Photo: Facebook page of Minister of Health Armend Zemaj.

Zemaj backtracks over drug pricing regulation

Health minister Armend Zemaj has cancelled his ministry’s decision to repeal a regulation controlling the price of pharmaceutical products following an outcry from pharmacists and civil society organisations.

After a meeting with representatives from Kosovo’s pharmaceutical industry on Wednesday, Minister of Health Armend Zemaj has annulled the ministry’s decision to repeal a regulation that determines the price of medicinal products in the private sector.

The regulation was repealed 24 hours earlier on Tuesday, when the Ministry of Health claimed that its abrogation would pave the way for the pricing of medicine to be put back on a “legal track,” ensuring “public interest” becomes the driving focus of regulation of the pharmaceutical sector.

The ministry alleged that conflicts of interest had emerged within the pricing commission established by the regulation, and that provisions in the regulation had forced the withdrawal of “some quality products from European countries” from the Kosovo market.  

However, the decision to repeal the regulation came under a barrage of criticism from pharmacists, civil society organisations and former health minister Uran Ismaili. At a press conference on Wednesday, Kosovo’s Chamber of Pharmacists labelled the decision as “scandalous,” and threatened protests if it was not cancelled. 

Dardane Mehaj, the deputy head of the Chamber, stated that the guidance in the regulation was essential, as prior to its implementation, Kosovo citizens were spending an additional 12 million euros per year on pharmaceuticals, compared to other countries in the region.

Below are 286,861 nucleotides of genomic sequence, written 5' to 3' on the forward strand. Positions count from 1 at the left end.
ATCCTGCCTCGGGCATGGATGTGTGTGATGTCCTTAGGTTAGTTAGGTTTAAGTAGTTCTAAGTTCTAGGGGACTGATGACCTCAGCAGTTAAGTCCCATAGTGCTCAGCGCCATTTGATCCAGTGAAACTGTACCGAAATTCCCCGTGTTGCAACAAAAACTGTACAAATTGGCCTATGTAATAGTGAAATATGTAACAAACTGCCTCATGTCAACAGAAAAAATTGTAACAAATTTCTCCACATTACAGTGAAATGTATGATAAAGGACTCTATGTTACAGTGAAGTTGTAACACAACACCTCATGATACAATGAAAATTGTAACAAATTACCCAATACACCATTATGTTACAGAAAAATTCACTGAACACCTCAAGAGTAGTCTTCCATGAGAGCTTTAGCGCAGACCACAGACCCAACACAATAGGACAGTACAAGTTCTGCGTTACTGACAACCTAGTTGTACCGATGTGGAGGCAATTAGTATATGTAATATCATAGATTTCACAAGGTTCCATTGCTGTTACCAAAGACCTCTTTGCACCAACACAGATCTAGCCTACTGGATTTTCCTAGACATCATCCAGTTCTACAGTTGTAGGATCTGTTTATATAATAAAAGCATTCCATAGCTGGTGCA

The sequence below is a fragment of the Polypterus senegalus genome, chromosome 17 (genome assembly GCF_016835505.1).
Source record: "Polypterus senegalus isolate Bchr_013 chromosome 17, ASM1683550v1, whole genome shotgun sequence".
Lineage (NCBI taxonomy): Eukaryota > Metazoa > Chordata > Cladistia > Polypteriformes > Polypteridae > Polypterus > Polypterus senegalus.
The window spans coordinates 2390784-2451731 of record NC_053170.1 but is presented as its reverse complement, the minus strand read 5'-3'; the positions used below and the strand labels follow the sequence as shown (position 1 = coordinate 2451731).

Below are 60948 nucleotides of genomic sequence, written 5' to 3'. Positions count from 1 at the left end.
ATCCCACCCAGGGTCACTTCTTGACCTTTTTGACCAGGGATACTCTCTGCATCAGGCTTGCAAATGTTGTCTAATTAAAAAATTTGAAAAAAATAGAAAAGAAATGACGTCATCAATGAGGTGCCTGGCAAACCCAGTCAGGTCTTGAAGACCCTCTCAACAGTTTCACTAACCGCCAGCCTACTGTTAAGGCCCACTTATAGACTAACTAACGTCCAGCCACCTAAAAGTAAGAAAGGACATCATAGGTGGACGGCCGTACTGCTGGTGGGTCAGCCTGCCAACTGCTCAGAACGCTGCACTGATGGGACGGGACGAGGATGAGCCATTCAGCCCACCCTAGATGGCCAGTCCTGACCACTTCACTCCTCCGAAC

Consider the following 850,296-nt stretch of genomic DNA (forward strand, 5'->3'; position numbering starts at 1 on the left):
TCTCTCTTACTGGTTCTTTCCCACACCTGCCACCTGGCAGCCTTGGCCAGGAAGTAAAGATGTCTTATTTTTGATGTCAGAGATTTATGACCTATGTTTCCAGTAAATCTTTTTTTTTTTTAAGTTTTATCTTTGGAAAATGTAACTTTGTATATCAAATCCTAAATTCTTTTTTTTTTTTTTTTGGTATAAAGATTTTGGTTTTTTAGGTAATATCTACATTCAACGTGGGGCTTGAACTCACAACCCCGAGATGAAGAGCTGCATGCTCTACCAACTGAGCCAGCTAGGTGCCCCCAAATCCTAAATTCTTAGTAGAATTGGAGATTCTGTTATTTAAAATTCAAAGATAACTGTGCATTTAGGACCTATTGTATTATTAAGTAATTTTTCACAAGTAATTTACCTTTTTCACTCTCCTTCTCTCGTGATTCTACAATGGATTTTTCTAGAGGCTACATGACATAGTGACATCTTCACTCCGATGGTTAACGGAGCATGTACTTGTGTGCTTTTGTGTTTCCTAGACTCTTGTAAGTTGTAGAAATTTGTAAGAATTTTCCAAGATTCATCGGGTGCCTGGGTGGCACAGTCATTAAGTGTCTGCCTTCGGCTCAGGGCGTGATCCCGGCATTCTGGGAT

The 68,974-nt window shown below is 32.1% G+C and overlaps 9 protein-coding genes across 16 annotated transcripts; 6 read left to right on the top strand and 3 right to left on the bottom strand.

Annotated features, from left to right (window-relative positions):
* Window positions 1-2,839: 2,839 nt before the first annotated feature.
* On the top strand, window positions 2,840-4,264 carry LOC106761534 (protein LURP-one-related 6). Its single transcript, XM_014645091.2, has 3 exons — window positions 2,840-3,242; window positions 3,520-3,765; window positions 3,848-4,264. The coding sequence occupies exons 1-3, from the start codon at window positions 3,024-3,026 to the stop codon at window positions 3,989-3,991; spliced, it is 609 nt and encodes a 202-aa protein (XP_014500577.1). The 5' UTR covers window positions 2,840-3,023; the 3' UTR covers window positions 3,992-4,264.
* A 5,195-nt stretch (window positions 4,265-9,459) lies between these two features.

Kosovo and Belarus are the only two countries that do not have regulated drug prices,” Mehaj stated. “With this abolition, organised crime, corruption, and the sale of drugs on the black market will flourish.”

The Kosovo Democratic Institute also expressed concern over the ministry’s decision, citing a lack of “business ethics” in the pharmaceutical sector as potentially causing “enormous” increases in medicine prices. 

“We consider the repeal of this [regulation] without other measures put in place to prevent abuse as being harmful to citizens, who are now even poorer as a result of the pandemic,” the Institute stated in a press release.

Uran Ismaili, the former health minister who introduced the regulation in February 2019, accused the health minister of being complicit in a crime by removing it. “At a time when all public attention is focused on the horror that is causing the pandemic, Minister Armend Zemaj has decided to become a partner in the crime of buying drugs at abusive prices,” Ismaili said.

In a statement following the meeting between Zemaj and the pharmaceutical industry representatives, the Ministry of Health insisted that the regulation was repealed only due to the impossibility of implementing it. 

“This has nothing to do with other interests,” the ministry stated, adding that suggestions that the regulation was removed in order to create opportunities for price hikes “have no basis, and are merely an attempt to divert attention from the fact that the [regulation], in its original form, has not been implemented for months.” 

The ministry pointed to the findings of its Complaints Review Commission, who concluded that the regulation was “inapplicable.”  The ministry added that in addition to annulling the decision to repeal the regulation, minister Zemaj also took a new decision on Wednesday, obliging the ministry’s general secretary to send it for review and amendment. 

05/08/2020 - 18:53

05 August 2020 - 18:53

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